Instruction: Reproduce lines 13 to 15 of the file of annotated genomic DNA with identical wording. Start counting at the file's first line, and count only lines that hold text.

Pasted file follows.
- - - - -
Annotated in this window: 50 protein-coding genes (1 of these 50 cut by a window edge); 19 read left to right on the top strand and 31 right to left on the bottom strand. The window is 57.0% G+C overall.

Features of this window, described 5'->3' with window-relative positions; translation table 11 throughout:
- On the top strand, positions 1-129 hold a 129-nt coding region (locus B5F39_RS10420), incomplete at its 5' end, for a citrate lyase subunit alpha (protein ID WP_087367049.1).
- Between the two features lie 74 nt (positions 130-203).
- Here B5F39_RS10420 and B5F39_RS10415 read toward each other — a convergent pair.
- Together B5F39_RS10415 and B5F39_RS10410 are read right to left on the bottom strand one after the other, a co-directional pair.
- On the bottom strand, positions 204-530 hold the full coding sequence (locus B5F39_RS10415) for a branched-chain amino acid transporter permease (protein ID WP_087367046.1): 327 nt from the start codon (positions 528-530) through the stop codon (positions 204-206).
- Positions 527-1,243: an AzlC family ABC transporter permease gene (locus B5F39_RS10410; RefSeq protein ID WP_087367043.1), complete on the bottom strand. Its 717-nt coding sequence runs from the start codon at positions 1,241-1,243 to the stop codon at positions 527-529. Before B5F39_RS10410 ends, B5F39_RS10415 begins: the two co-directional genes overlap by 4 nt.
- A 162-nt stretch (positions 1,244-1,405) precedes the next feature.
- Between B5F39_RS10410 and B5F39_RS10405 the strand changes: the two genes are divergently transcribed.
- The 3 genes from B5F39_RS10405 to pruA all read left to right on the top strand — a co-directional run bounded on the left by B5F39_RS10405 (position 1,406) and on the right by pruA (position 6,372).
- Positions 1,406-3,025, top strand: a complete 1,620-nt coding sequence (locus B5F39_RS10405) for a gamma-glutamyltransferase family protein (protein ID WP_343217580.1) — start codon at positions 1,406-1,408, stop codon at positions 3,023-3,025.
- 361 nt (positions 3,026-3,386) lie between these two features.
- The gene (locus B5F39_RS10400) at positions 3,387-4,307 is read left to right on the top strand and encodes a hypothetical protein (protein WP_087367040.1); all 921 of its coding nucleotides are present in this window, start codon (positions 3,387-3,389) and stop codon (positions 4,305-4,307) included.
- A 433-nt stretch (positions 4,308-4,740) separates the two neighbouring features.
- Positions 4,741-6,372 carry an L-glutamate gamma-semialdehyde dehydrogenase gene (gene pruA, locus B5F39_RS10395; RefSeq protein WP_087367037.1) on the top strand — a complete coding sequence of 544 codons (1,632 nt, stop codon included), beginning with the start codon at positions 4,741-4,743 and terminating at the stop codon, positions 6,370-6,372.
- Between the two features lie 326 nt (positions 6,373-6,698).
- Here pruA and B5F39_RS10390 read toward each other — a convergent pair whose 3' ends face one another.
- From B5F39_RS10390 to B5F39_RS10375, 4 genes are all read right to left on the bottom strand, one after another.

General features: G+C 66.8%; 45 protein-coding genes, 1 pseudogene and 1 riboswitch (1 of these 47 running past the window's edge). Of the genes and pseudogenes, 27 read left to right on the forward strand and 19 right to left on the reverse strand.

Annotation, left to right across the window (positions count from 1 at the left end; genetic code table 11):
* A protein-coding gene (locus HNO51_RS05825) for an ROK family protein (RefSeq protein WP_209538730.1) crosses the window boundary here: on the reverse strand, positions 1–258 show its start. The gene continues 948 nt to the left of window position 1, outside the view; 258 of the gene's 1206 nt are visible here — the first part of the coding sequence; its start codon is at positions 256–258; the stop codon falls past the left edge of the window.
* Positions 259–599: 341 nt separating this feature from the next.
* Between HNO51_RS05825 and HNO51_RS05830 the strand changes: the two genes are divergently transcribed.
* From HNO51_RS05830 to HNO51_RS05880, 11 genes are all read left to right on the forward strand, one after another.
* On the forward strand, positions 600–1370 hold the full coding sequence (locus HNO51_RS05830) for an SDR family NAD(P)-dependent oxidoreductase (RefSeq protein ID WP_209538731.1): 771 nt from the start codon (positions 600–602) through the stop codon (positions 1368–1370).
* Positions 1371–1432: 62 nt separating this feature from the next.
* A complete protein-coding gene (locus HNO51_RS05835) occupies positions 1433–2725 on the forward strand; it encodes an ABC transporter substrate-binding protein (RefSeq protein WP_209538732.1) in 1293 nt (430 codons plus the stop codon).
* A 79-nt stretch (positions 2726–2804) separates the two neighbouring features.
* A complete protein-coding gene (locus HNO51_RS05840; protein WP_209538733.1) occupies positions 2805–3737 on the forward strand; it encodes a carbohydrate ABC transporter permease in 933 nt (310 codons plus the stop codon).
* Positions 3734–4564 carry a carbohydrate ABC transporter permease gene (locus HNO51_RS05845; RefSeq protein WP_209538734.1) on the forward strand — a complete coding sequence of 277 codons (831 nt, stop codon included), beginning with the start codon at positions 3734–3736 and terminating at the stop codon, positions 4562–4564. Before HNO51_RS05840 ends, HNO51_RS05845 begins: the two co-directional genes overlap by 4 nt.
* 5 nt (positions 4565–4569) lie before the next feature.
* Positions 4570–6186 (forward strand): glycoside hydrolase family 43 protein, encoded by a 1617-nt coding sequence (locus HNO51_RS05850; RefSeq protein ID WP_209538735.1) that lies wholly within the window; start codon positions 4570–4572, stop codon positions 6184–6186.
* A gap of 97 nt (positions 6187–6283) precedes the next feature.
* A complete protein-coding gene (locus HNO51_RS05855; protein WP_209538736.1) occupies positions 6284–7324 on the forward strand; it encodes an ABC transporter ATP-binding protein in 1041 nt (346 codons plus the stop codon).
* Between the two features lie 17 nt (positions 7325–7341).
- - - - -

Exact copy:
- 361 nt (positions 3,026-3,386) lie between these two features.
- The gene (locus B5F39_RS10400) at positions 3,387-4,307 is read left to right on the top strand and encodes a hypothetical protein (protein WP_087367040.1); all 921 of its coding nucleotides are present in this window, start codon (positions 3,387-3,389) and stop codon (positions 4,305-4,307) included.
- A 433-nt stretch (positions 4,308-4,740) separates the two neighbouring features.